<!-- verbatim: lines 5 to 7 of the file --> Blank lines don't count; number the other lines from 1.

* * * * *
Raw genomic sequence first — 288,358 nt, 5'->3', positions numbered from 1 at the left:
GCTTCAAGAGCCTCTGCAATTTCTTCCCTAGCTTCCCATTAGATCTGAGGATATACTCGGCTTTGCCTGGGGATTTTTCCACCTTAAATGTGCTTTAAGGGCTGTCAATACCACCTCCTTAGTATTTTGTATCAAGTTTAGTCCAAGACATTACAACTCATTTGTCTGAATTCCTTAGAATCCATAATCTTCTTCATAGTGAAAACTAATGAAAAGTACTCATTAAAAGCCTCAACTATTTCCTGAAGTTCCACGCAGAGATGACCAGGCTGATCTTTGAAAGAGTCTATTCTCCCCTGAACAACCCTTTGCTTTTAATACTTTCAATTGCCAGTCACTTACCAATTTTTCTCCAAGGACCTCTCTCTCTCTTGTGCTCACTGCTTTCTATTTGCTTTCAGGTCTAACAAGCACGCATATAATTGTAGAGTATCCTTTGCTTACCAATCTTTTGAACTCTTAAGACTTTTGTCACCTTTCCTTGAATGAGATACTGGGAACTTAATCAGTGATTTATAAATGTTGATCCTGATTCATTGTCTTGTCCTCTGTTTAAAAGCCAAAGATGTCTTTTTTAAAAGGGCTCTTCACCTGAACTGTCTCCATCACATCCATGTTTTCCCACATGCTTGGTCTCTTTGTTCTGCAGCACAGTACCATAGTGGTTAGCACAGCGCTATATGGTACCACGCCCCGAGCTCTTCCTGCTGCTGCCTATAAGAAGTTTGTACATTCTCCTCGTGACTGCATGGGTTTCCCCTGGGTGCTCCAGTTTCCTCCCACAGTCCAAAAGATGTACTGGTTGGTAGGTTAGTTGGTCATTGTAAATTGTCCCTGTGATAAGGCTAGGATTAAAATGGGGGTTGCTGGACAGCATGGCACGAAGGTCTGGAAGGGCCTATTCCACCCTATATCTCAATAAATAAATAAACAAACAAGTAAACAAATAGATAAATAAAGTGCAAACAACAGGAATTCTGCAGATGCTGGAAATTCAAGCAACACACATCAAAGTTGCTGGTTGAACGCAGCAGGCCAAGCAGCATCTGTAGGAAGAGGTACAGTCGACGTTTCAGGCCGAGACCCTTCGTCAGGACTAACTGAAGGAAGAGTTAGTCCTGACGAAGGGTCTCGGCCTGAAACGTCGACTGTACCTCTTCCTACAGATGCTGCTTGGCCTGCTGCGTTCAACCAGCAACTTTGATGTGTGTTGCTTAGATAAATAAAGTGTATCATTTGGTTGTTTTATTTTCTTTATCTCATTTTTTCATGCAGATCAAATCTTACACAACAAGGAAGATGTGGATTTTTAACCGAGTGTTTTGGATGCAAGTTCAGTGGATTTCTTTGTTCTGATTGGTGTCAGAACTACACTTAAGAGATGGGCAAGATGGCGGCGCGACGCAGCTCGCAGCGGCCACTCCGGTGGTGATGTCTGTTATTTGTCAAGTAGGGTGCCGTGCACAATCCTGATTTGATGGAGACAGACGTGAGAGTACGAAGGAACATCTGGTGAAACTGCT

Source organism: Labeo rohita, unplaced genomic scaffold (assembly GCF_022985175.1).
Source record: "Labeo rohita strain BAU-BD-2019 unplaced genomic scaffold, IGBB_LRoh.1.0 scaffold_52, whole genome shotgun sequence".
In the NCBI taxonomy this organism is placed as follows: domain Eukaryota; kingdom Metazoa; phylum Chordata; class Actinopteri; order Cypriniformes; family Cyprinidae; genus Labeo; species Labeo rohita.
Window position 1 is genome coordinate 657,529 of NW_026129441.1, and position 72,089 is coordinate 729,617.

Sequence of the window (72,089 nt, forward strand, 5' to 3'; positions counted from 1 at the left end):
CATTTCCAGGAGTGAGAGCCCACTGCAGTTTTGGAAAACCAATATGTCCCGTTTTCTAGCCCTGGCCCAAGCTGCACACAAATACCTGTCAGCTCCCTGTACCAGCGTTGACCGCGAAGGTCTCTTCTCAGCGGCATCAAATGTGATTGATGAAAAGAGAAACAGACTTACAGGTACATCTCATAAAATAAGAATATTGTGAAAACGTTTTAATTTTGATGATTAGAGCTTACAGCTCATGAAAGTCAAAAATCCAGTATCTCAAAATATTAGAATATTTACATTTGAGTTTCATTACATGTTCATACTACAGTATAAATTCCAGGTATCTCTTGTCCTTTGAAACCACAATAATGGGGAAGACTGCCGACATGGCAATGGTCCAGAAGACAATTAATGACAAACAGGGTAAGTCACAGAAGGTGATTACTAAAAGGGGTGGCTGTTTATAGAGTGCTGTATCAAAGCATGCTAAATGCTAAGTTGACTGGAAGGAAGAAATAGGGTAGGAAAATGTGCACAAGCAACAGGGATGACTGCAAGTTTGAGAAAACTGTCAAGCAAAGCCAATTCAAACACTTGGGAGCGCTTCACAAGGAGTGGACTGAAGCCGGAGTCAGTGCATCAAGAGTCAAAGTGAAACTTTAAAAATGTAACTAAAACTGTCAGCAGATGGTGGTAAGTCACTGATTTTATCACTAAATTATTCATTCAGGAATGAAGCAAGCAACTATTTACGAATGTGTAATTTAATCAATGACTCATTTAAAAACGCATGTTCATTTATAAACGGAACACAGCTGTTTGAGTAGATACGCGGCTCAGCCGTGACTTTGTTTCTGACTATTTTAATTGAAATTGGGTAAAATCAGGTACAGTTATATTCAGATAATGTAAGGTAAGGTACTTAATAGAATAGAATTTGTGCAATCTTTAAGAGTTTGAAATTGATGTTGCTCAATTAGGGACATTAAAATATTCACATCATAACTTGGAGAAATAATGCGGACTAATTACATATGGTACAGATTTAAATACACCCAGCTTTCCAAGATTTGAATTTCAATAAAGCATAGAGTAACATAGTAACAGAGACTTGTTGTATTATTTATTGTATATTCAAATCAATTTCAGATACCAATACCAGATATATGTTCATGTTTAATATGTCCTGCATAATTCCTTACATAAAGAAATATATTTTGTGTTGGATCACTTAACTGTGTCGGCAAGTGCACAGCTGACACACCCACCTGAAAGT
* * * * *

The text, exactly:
In the NCBI taxonomy this organism is placed as follows: domain Eukaryota; kingdom Metazoa; phylum Chordata; class Actinopteri; order Cypriniformes; family Cyprinidae; genus Labeo; species Labeo rohita.
Window position 1 is genome coordinate 657,529 of NW_026129441.1, and position 72,089 is coordinate 729,617.

Sequence of the window (72,089 nt, forward strand, 5' to 3'; positions counted from 1 at the left end):